sg Sangro             tg Tajik               ur Urdu
    sh Serbo-Croatian     th Thai                uz Uzbek
    si Singhalese         ti Tigrinya
    sk Slovak             tk Turkmen             vi Vietnamese
    sl Slovenian          tl Tagalog             vo Volapuk
    sm Samoan             tn Setswana
    sn Shona              to Tonga               wo Wolof
    so Somali             tr Turkish
    sq Albanian           ts Tsonga              xh Xhosa
    sr Serbian            tt Tatar
    ss Siswati            tw Twi                 yi Yiddish
    st Sesotho                                   yo Yoruba
    su Sundanese
    sv Swedish                                   za Zhuang
    sw Swahili                                   zh Chinese
                                                 zu Zulu

B. SLP Certificates

   Certificates may be used in SLP in order to distribute the public
   keys of trusted protected scopes.  Assuming public keys, this
   appendix discusses the use of such certificates in the Service
   Location Protocol.

   Possession of the private key of a protected scope is equivalent to
   being a trusted SA. The trustworthiness of the protected scope
   depends upon all of these private keys being held by trusted hosts,
   and used only for legitimate service registrations and

   With access to the proper Certificate Authority (CA), DAs and UAs do
   not need (in advance) hold public keys which correspond to these
   protected scopes.  They do require the public key of the CA. The CA
   produces certificates using its unique private key.  This private key
   is not shared with any other system, and must remain secure.  The
   certificates declare that a given protected scope has a given public
   key, as well as the expiration date of the certificate.

   The ASCII (mail-safe) string format for the certificate is the
   following list of tag and value pairs:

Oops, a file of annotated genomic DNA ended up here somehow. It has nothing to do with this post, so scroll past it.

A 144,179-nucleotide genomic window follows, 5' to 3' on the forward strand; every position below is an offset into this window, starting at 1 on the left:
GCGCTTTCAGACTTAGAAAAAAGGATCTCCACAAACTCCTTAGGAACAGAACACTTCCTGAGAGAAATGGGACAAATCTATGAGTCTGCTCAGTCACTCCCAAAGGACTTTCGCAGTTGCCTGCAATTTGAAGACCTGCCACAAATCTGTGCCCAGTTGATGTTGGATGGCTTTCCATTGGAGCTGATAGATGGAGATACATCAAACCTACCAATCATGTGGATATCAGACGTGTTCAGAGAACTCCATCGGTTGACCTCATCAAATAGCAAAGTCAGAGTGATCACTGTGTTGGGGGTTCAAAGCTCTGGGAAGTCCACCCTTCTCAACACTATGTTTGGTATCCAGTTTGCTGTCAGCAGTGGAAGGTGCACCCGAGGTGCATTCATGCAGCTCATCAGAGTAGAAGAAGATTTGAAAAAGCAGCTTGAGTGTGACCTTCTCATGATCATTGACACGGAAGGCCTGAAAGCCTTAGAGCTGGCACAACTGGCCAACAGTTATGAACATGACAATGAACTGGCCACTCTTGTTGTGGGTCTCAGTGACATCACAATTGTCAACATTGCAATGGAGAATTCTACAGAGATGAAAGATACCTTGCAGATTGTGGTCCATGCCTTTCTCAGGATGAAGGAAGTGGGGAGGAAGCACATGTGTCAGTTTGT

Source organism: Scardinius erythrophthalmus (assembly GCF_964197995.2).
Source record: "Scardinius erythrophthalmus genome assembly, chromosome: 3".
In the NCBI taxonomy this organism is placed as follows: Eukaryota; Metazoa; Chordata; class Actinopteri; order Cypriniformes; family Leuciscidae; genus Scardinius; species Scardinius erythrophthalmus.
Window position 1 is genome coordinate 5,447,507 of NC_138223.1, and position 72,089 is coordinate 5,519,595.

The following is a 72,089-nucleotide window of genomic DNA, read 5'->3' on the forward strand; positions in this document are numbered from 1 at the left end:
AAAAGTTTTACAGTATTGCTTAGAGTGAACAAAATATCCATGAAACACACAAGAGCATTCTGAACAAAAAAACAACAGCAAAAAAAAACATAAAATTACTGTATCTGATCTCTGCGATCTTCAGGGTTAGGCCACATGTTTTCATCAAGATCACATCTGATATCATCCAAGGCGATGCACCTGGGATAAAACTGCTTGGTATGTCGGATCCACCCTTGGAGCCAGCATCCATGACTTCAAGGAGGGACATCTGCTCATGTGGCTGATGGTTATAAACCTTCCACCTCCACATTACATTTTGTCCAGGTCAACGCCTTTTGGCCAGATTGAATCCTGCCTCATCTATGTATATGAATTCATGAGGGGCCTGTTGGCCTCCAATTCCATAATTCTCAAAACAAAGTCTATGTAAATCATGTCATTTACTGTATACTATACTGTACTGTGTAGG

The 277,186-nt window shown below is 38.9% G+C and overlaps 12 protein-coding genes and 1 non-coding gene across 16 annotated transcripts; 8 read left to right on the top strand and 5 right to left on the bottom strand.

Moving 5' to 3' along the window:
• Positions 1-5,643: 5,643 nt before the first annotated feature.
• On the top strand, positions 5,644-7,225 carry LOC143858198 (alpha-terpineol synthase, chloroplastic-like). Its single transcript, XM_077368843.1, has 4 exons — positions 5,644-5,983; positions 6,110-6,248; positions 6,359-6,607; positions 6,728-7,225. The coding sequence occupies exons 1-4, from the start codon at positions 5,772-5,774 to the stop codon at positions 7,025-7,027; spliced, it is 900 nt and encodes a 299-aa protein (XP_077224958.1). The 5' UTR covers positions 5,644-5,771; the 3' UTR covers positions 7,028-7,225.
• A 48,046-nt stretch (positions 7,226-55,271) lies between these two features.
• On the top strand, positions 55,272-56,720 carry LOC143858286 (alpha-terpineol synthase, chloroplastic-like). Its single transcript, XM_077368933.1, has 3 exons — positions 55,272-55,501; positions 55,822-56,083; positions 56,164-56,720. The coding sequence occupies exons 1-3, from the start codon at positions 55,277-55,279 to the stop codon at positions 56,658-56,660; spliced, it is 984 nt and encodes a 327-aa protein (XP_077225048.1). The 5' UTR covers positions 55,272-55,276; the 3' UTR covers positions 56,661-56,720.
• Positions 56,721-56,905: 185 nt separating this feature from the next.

"certificate-alg=" 1*ASN1CHAR       CRLF
      "scope-charset="   1*DIGIT          CRLF
      "scope="           1*RADIX-64-CHAR  CRLF
      "timestamp="       16HEXDIGIT       CRLF

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      "public-key="      1*RADIX-64-CHAR  CRLF
      "cert-digest="     1*RADIX-64-CHAR  CRLF

      ASN1CHAR          = DIGIT | '.'
      HEXDIGIT          = DIGIT | 'a'..'f' | 'A'..'F'
      RADIX-64-CHAR     = DIGIT | 'a'..'z' | 'A'..'Z' | '+' | '/' | '='

   The radix-64 notation is described in RFC 1521 [7].  Spaces are
   ignored in the computation of the binary value corresponding to a
   Radix-64 string.  If the value for scope, public-key or cert-digest
   is greater than 72 characters, the Radix-64 notation may be broken up
   on to separate lines.  The continuation lines must be preceded by one
   or more spaces.  Only the tags listed above may start in the first
   column of the certificate string.  This removes ambiguity in parsing
   the Radix-64 values (since the tags consist of legal Radix-64

   The certificate-alg is the ASN.1 string for the Object Identifier
   value of the algorithm used to produce the "cert-digest".  The
   scope-charset is a decimal representation of the MIBEnum value for
   the character set in which the scope is represented.